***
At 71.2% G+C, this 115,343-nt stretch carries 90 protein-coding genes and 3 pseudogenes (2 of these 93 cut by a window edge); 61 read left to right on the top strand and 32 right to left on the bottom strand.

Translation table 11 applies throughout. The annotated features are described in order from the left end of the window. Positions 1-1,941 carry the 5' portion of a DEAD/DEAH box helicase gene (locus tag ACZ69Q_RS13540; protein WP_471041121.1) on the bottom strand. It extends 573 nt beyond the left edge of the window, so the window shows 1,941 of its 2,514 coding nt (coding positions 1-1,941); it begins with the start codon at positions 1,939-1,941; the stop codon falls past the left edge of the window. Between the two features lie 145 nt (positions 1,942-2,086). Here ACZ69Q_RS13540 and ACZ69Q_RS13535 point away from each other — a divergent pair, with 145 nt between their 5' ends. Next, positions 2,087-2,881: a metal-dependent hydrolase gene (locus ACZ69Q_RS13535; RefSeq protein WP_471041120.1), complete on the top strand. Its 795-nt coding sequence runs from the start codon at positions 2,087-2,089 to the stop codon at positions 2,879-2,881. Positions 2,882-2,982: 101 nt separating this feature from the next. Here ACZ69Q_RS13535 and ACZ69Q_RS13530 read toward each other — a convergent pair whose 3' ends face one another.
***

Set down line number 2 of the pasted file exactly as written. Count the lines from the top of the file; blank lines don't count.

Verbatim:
Translation table 11 applies throughout. The annotated features are described in order from the left end of the window. Positions 1-1,941 carry the 5' portion of a DEAD/DEAH box helicase gene (locus tag ACZ69Q_RS13540; protein WP_471041121.1) on the bottom strand. It extends 573 nt beyond the left edge of the window, so the window shows 1,941 of its 2,514 coding nt (coding positions 1-1,941); it begins with the start codon at positions 1,939-1,941; the stop codon falls past the left edge of the window. Between the two features lie 145 nt (positions 1,942-2,086). Here ACZ69Q_RS13540 and ACZ69Q_RS13535 point away from each other — a divergent pair, with 145 nt between their 5' ends. Next, positions 2,087-2,881: a metal-dependent hydrolase gene (locus ACZ69Q_RS13535; RefSeq protein WP_471041120.1), complete on the top strand. Its 795-nt coding sequence runs from the start codon at positions 2,087-2,089 to the stop codon at positions 2,879-2,881. Positions 2,882-2,982: 101 nt separating this feature from the next. Here ACZ69Q_RS13535 and ACZ69Q_RS13530 read toward each other — a convergent pair whose 3' ends face one another.